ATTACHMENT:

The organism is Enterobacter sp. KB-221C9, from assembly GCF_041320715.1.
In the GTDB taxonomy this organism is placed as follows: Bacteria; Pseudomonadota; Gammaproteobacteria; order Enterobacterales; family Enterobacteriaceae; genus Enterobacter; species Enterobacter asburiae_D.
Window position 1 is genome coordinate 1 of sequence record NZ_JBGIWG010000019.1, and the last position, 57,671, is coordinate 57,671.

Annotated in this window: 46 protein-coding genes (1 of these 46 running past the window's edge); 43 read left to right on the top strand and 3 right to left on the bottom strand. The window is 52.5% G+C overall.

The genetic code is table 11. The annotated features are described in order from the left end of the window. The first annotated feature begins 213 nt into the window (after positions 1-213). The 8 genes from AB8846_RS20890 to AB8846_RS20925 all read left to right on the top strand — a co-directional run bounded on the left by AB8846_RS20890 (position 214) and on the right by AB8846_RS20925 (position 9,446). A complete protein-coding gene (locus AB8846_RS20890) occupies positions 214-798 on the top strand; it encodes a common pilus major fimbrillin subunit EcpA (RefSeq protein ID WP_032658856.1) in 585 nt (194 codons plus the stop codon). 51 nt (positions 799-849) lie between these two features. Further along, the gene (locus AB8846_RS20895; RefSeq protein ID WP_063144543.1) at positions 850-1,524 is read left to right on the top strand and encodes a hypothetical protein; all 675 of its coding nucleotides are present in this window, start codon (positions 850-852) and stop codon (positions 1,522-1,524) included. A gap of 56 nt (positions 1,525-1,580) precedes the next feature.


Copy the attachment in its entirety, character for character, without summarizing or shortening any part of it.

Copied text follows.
The organism is Enterobacter sp. KB-221C9, from assembly GCF_041320715.1.
In the GTDB taxonomy this organism is placed as follows: Bacteria; Pseudomonadota; Gammaproteobacteria; order Enterobacterales; family Enterobacteriaceae; genus Enterobacter; species Enterobacter asburiae_D.
Window position 1 is genome coordinate 1 of sequence record NZ_JBGIWG010000019.1, and the last position, 57,671, is coordinate 57,671.

Annotated in this window: 46 protein-coding genes (1 of these 46 running past the window's edge); 43 read left to right on the top strand and 3 right to left on the bottom strand. The window is 52.5% G+C overall.

The genetic code is table 11. The annotated features are described in order from the left end of the window. The first annotated feature begins 213 nt into the window (after positions 1-213). The 8 genes from AB8846_RS20890 to AB8846_RS20925 all read left to right on the top strand — a co-directional run bounded on the left by AB8846_RS20890 (position 214) and on the right by AB8846_RS20925 (position 9,446). A complete protein-coding gene (locus AB8846_RS20890) occupies positions 214-798 on the top strand; it encodes a common pilus major fimbrillin subunit EcpA (RefSeq protein ID WP_032658856.1) in 585 nt (194 codons plus the stop codon). 51 nt (positions 799-849) lie between these two features. Further along, the gene (locus AB8846_RS20895; RefSeq protein ID WP_063144543.1) at positions 850-1,524 is read left to right on the top strand and encodes a hypothetical protein; all 675 of its coding nucleotides are present in this window, start codon (positions 850-852) and stop codon (positions 1,522-1,524) included. A gap of 56 nt (positions 1,525-1,580) precedes the next feature.